|Liberal||Frank P D Moore||6,189||13.3|
Elections in the 1950s
|Labour||Hampden N Horne||14,173||36.00|
|Liberal||David J Ridley||4,245||10.78|
|Labour||Hampden N Horne||14,253||37.28|
|Liberal||Helen G Carson||3,209||8.42|
|Labour||Sidney Stanley Wilson||14,908||37.58|
Election in the 1940s
|Labour||Sidney Stanley Wilson||15,792||43.70|
|Liberal||George Adolphus Edinger||3,395||9.39|
Elections in the 1930s
General Election 1939/40: Another General Election was required to take place before the end of 1940. The political parties had been making preparations for an election to take place from 1939 and by the end of this year, the following candidates had been selected;
|Labour||Sidney Stanley Wilson||6,468||22.33|
- The Liberal candidate, Arthur Musgrove Mathews withdrew at the last minute
Elections in the 1920s
|Liberal||Arthur Musgrove Mathews||8,307||27.2||+5.4|
|Unionist||William Foot Mitchell||12,289||51.6|
|Liberal||Arthur Musgrove Mathews||5,195||21.8|
|Unionist||William Foot Mitchell||9,652||44.3||+0.7|
|Liberal||Robert McNair Wilson||5,752||26.4||+13.8|
|Unionist||William Foot Mitchell||9,844||43.6|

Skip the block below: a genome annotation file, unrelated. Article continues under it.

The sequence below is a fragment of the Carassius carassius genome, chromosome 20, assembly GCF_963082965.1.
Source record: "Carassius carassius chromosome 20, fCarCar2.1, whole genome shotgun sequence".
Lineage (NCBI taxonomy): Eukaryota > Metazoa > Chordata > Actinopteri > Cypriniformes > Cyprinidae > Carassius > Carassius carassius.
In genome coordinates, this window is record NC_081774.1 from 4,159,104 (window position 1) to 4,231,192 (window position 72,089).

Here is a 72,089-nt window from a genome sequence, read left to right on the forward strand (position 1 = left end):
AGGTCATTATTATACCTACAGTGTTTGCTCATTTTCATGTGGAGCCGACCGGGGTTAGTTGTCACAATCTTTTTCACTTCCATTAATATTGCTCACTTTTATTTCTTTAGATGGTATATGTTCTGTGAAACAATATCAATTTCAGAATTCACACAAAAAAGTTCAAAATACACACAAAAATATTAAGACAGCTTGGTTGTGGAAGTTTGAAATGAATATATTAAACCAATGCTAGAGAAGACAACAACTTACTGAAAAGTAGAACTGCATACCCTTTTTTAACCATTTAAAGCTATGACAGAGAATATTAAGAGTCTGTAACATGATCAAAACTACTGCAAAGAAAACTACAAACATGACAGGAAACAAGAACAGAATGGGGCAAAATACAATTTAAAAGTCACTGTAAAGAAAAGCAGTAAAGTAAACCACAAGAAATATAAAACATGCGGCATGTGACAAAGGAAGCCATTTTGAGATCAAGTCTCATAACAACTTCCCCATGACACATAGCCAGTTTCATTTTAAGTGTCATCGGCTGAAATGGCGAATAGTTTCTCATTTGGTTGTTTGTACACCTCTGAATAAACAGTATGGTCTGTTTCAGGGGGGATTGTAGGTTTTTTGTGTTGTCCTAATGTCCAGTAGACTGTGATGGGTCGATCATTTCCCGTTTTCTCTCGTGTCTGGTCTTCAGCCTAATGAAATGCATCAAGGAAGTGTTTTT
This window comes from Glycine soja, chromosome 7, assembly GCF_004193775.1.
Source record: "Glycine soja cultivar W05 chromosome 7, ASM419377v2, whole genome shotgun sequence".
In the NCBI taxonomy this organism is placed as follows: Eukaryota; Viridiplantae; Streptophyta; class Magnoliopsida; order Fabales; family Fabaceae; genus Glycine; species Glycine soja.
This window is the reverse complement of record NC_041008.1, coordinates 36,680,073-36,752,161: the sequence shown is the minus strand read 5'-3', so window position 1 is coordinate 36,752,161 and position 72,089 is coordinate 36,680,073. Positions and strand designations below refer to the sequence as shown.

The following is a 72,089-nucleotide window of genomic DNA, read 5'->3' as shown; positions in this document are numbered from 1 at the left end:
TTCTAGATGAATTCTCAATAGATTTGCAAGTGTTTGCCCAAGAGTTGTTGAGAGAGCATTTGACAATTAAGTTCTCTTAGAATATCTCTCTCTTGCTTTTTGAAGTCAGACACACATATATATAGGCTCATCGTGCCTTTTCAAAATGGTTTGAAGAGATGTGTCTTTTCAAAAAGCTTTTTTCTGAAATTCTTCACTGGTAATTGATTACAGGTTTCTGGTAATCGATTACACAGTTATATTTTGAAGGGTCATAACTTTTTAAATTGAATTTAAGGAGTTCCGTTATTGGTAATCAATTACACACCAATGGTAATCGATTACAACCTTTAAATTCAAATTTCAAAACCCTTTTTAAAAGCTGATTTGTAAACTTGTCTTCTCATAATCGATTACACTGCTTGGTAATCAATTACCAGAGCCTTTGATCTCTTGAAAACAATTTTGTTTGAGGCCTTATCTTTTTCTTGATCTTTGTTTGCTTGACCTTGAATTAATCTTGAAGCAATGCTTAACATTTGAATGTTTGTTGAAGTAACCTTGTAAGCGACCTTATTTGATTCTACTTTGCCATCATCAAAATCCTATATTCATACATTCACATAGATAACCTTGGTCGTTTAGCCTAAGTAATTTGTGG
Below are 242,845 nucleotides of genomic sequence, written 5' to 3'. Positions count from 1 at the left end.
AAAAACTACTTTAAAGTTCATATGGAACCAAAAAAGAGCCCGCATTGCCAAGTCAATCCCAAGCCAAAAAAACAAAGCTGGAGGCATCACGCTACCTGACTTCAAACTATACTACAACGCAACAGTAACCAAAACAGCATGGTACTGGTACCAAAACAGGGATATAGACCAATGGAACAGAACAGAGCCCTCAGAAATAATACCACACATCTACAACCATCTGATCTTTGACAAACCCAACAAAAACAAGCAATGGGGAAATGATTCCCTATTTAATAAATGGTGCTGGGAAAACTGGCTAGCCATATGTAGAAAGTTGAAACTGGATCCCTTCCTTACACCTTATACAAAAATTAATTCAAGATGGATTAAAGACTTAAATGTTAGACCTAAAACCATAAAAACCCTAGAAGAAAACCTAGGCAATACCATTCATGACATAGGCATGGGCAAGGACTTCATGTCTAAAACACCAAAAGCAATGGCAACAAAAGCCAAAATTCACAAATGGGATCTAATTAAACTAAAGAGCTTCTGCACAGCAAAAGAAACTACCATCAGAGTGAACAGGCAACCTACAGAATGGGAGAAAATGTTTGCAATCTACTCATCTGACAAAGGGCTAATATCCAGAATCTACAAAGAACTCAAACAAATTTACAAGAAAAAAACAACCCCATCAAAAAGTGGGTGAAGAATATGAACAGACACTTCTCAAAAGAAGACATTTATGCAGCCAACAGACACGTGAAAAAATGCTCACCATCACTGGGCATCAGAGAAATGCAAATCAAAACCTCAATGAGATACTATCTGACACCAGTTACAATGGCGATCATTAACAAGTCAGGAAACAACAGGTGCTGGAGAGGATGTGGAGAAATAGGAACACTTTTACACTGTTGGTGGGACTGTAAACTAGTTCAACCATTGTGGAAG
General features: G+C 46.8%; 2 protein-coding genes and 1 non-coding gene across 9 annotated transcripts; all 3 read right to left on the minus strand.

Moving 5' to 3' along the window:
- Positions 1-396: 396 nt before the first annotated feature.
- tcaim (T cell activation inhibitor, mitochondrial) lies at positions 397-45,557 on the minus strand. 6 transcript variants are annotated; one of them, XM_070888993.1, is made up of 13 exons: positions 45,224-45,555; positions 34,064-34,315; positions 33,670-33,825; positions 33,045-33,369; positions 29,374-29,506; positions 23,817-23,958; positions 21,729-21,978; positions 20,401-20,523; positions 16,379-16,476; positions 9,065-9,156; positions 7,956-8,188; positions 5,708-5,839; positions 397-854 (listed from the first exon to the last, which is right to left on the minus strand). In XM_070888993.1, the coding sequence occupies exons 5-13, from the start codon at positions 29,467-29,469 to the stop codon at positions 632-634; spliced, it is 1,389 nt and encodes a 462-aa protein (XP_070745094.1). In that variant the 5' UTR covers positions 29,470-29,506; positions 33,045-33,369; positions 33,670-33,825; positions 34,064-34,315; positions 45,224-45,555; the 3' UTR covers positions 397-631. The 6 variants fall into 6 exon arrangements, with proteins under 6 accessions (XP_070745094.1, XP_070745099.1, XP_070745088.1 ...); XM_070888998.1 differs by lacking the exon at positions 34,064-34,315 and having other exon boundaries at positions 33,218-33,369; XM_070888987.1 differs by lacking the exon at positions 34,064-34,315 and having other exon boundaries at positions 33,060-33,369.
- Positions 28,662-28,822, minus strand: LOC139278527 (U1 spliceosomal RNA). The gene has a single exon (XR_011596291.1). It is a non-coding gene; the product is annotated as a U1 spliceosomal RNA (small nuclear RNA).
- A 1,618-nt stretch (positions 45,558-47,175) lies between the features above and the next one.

|National Liberal||William Dawson Harbinson||3,097||13.7|
|Liberal||Robert McNair Wilson||2,853||12.6|
|Unionist gain from Liberal||Swing|
Elections in the 1910s
|C indicates candidate endorsed by the coalition government.|
|Liberal gain from Conservative||Swing||+1.8|
|Conservative gain from Liberal||Swing||+10.5|
Elections in the 1900s
|Conservative||Charles Wing Gray||3,202||44.5||−4.6|
|Conservative||Charles Wing Gray||3,137||49.1||+2.1|
Elections in the 1890s
|Conservative||Charles Wing Gray||3,381||47.0||+10.0|
- Caused by Gardner's appointment as President of the Board of Agriculture
|Conservative||Philip Vernon Smith||2,683||37.0||−8.0|
Elections in the 1880s
|Conservative||George William Brewis||3,319||45.0||+6.3|
|Conservative||Charles Hedley Strutt||3,006||38.7||N/A|
|Liberal win (new seat)|
Notes and references
- "Electorate Figures – Boundary Commission for England". 2011 Electorate Figures. Boundary Commission for England. 4 March 2011. Archived from the original on 6 November 2010. Retrieved 13 March 2011.
- Great Britain, Incorporated Council of Law Reporting for England and Wales. The public general acts. unknown library. Proprietors of the Law Journal Reports, 1884.